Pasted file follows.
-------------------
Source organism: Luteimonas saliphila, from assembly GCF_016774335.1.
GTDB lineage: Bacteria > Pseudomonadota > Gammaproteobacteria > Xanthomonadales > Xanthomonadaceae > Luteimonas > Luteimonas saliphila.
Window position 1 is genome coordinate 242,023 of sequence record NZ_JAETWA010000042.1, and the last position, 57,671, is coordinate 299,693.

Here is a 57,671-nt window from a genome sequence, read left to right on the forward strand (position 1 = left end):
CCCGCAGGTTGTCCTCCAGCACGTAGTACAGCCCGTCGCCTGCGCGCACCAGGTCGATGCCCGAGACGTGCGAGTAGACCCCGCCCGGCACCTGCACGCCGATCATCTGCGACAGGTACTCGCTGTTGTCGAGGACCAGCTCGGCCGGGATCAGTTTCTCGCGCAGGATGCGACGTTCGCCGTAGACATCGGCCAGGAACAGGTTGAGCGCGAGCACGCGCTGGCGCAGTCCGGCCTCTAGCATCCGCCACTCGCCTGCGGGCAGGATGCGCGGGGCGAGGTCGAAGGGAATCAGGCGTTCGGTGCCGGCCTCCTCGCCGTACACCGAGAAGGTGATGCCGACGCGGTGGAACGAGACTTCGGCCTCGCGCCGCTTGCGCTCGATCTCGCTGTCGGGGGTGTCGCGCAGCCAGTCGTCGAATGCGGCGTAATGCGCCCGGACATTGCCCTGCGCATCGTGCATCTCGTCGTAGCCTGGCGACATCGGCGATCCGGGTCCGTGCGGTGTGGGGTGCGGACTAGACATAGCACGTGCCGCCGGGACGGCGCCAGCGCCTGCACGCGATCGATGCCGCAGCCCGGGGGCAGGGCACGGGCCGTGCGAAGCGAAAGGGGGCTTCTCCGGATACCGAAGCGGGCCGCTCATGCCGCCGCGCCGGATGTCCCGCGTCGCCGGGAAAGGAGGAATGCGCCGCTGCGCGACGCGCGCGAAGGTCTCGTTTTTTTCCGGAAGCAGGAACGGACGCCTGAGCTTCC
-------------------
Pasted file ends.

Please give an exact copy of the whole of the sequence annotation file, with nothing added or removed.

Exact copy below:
Source organism: Luteimonas saliphila, from assembly GCF_016774335.1.
GTDB lineage: Bacteria > Pseudomonadota > Gammaproteobacteria > Xanthomonadales > Xanthomonadaceae > Luteimonas > Luteimonas saliphila.
Window position 1 is genome coordinate 242,023 of sequence record NZ_JAETWA010000042.1, and the last position, 57,671, is coordinate 299,693.

Here is a 57,671-nt window from a genome sequence, read left to right on the forward strand (position 1 = left end):
CCCGCAGGTTGTCCTCCAGCACGTAGTACAGCCCGTCGCCTGCGCGCACCAGGTCGATGCCCGAGACGTGCGAGTAGACCCCGCCCGGCACCTGCACGCCGATCATCTGCGACAGGTACTCGCTGTTGTCGAGGACCAGCTCGGCCGGGATCAGTTTCTCGCGCAGGATGCGACGTTCGCCGTAGACATCGGCCAGGAACAGGTTGAGCGCGAGCACGCGCTGGCGCAGTCCGGCCTCTAGCATCCGCCACTCGCCTGCGGGCAGGATGCGCGGGGCGAGGTCGAAGGGAATCAGGCGTTCGGTGCCGGCCTCCTCGCCGTACACCGAGAAGGTGATGCCGACGCGGTGGAACGAGACTTCGGCCTCGCGCCGCTTGCGCTCGATCTCGCTGTCGGGGGTGTCGCGCAGCCAGTCGTCGAATGCGGCGTAATGCGCCCGGACATTGCCCTGCGCATCGTGCATCTCGTCGTAGCCTGGCGACATCGGCGATCCGGGTCCGTGCGGTGTGGGGTGCGGACTAGACATAGCACGTGCCGCCGGGACGGCGCCAGCGCCTGCACGCGATCGATGCCGCAGCCCGGGGGCAGGGCACGGGCCGTGCGAAGCGAAAGGGGGCTTCTCCGGATACCGAAGCGGGCCGCTCATGCCGCCGCGCCGGATGTCCCGCGTCGCCGGGAAAGGAGGAATGCGCCGCTGCGCGACGCGCGCGAAGGTCTCGTTTTTTTCCGGAAGCAGGAACGGACGCCTGAGCTTCC